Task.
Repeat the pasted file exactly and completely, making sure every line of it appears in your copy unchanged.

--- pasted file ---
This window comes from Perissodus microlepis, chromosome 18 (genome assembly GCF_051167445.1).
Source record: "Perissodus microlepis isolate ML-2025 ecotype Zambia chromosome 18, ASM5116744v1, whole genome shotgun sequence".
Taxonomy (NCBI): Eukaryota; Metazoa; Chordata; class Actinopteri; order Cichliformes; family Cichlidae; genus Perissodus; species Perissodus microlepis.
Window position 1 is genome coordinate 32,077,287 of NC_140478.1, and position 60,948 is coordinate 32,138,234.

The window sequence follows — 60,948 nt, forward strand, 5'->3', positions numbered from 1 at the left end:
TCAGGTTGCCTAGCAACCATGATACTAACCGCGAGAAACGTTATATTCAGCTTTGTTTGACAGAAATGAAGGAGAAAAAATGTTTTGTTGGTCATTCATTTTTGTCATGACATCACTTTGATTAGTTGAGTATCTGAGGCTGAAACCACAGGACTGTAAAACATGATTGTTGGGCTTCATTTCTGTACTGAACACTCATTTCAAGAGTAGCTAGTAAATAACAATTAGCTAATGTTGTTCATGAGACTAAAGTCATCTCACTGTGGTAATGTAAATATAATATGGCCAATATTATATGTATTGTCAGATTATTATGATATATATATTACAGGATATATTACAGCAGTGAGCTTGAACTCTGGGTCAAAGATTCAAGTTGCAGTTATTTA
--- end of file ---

This window comes from Perissodus microlepis, chromosome 18 (genome assembly GCF_051167445.1).
Source record: "Perissodus microlepis isolate ML-2025 ecotype Zambia chromosome 18, ASM5116744v1, whole genome shotgun sequence".
Taxonomy (NCBI): Eukaryota; Metazoa; Chordata; class Actinopteri; order Cichliformes; family Cichlidae; genus Perissodus; species Perissodus microlepis.
Window position 1 is genome coordinate 32,077,287 of NC_140478.1, and position 60,948 is coordinate 32,138,234.

The window sequence follows — 60,948 nt, forward strand, 5'->3', positions numbered from 1 at the left end:
TCAGGTTGCCTAGCAACCATGATACTAACCGCGAGAAACGTTATATTCAGCTTTGTTTGACAGAAATGAAGGAGAAAAAATGTTTTGTTGGTCATTCATTTTTGTCATGACATCACTTTGATTAGTTGAGTATCTGAGGCTGAAACCACAGGACTGTAAAACATGATTGTTGGGCTTCATTTCTGTACTGAACACTCATTTCAAGAGTAGCTAGTAAATAACAATTAGCTAATGTTGTTCATGAGACTAAAGTCATCTCACTGTGGTAATGTAAATATAATATGGCCAATATTATATGTATTGTCAGATTATTATGATATATATATTACAGGATATATTACAGCAGTGAGCTTGAACTCTGGGTCAAAGATTCAAGTTGCAGTTATTTA